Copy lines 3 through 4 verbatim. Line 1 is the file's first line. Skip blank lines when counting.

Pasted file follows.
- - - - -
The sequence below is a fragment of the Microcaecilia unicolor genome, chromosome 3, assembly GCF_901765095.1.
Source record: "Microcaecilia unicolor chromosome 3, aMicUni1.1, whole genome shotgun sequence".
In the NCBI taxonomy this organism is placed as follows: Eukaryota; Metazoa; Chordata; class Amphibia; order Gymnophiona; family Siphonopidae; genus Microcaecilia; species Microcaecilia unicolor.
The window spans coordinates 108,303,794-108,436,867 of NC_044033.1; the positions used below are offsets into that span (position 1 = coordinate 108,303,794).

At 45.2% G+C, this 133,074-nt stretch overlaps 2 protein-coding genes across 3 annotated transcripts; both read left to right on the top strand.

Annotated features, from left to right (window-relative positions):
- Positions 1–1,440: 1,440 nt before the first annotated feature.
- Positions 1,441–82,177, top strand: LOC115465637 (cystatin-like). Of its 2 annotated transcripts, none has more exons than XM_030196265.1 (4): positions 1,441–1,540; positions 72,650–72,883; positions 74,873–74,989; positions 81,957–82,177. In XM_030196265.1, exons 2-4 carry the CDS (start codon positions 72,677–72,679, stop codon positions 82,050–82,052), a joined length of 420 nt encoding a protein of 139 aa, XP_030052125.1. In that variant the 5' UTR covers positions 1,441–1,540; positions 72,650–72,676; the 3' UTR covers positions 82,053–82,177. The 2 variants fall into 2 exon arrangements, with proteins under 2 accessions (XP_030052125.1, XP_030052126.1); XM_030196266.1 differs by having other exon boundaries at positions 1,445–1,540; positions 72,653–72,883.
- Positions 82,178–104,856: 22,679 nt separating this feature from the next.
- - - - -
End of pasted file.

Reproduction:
In the NCBI taxonomy this organism is placed as follows: Eukaryota; Metazoa; Chordata; class Amphibia; order Gymnophiona; family Siphonopidae; genus Microcaecilia; species Microcaecilia unicolor.
The window spans coordinates 108,303,794-108,436,867 of NC_044033.1; the positions used below are offsets into that span (position 1 = coordinate 108,303,794).